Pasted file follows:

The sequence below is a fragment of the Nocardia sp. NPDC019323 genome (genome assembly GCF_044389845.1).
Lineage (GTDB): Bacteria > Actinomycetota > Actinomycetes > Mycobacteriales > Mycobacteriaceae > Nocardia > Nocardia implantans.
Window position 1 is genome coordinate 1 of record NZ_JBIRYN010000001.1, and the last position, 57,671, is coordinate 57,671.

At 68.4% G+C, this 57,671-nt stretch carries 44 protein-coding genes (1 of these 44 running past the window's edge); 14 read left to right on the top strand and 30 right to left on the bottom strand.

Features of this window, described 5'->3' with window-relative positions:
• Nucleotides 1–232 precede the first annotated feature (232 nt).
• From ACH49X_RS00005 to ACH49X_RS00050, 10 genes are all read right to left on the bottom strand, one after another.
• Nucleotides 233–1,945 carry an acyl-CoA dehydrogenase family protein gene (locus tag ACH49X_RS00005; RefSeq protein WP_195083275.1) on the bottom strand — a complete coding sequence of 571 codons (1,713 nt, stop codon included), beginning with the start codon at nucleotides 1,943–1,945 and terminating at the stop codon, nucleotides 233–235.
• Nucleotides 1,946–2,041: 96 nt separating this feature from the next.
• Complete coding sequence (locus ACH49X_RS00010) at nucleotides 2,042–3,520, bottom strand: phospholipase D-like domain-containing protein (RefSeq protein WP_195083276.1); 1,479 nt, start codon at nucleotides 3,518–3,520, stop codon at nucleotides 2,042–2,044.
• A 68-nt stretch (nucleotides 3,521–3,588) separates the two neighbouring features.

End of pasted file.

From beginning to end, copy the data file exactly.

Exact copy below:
The sequence below is a fragment of the Nocardia sp. NPDC019323 genome (genome assembly GCF_044389845.1).
Lineage (GTDB): Bacteria > Actinomycetota > Actinomycetes > Mycobacteriales > Mycobacteriaceae > Nocardia > Nocardia implantans.
Window position 1 is genome coordinate 1 of record NZ_JBIRYN010000001.1, and the last position, 57,671, is coordinate 57,671.

At 68.4% G+C, this 57,671-nt stretch carries 44 protein-coding genes (1 of these 44 running past the window's edge); 14 read left to right on the top strand and 30 right to left on the bottom strand.

Features of this window, described 5'->3' with window-relative positions:
• Nucleotides 1–232 precede the first annotated feature (232 nt).
• From ACH49X_RS00005 to ACH49X_RS00050, 10 genes are all read right to left on the bottom strand, one after another.
• Nucleotides 233–1,945 carry an acyl-CoA dehydrogenase family protein gene (locus tag ACH49X_RS00005; RefSeq protein WP_195083275.1) on the bottom strand — a complete coding sequence of 571 codons (1,713 nt, stop codon included), beginning with the start codon at nucleotides 1,943–1,945 and terminating at the stop codon, nucleotides 233–235.
• Nucleotides 1,946–2,041: 96 nt separating this feature from the next.
• Complete coding sequence (locus ACH49X_RS00010) at nucleotides 2,042–3,520, bottom strand: phospholipase D-like domain-containing protein (RefSeq protein WP_195083276.1); 1,479 nt, start codon at nucleotides 3,518–3,520, stop codon at nucleotides 2,042–2,044.
• A 68-nt stretch (nucleotides 3,521–3,588) separates the two neighbouring features.